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Story Idea: Do readers know details of the 'Obamacare' case?
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By Lisa Glowinski
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March 28, 2012 12:01 a.m.

Today is the final day of arguments at the Supreme Court regarding President Obama's health care law, and whether it's constitutional.

But do readers know what all the hubbub is about? Surely they've heard Republican presidential candidates talk about the ills of "Obamacare," and perhaps they remember Vice President Biden remarking after the law was passed in 2010 that it was "a (expletive) big deal." Let them know what it means for their family and their money:

-- Tuesday's debate took issue with the law's power to compel Americans to purchase health insurance. Obviously no one wants the government to tell them what to do or buy, but some states require drivers to purchase auto insurance -- what's the difference? Ask local experts in the fields of state law, insurance and health care.

-- Polls are starting to come out saying Americans are not in favor of upholding the health care law, but they don't say why. Other polls say Americans -- even Republicans -- like certain facets of the law, such as insurance coverage for people with pre-existing conditions, reduction of the "donut hole" for Medicare prescription drug coverage and allowing children as old as 26 on their parents' health care plans. Do your readers like these pieces of the law? Why or why not?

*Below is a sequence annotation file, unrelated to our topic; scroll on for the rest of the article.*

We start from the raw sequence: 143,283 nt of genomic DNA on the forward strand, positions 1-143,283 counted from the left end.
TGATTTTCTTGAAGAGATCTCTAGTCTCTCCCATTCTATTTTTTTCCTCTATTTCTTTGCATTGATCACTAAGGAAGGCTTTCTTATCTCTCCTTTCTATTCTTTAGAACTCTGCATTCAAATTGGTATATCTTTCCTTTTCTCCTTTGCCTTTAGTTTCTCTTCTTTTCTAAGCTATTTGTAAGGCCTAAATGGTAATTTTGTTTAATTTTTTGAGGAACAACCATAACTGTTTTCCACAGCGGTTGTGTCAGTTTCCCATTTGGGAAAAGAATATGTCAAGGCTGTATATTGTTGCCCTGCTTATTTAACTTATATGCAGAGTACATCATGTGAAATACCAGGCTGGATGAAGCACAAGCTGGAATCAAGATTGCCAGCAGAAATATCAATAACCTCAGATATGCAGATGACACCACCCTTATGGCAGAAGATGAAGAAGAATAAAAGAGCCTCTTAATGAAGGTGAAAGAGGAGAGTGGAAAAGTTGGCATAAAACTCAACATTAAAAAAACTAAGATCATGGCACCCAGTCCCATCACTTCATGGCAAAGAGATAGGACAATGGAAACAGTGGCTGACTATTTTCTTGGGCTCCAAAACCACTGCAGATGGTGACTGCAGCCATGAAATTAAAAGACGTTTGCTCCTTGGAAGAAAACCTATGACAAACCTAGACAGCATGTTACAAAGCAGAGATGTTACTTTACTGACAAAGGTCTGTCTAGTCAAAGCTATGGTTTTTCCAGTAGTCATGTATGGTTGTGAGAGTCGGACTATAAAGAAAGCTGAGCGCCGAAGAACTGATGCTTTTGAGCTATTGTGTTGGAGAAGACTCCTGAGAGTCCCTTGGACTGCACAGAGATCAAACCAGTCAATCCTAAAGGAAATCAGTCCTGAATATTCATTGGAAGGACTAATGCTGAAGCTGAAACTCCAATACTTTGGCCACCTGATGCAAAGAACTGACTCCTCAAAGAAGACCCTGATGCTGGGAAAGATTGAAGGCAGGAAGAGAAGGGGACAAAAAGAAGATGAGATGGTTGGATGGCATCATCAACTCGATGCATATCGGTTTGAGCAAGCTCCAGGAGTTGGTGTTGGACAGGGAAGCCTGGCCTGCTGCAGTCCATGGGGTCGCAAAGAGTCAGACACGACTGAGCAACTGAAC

-- Put a face on the debate by interviewing readers who have more at stake if the law should be struck down -- parents of kids with chronic health conditions, Medicare recipients, recent college grads who can't find jobs with medical benefits. Contrast that with a look at those affected if the law stands: local health care organizations, Republican and Democratic candidates for office (some say this would energize the GOP base to replace Obama), any agency that receives federal funding, as implementation of the law could become costly.

Finally, download some basic points of the case from GateHouse News Service. Let readers know the outcome of this case won't be speedy -- a ruling is likely to come out in June.

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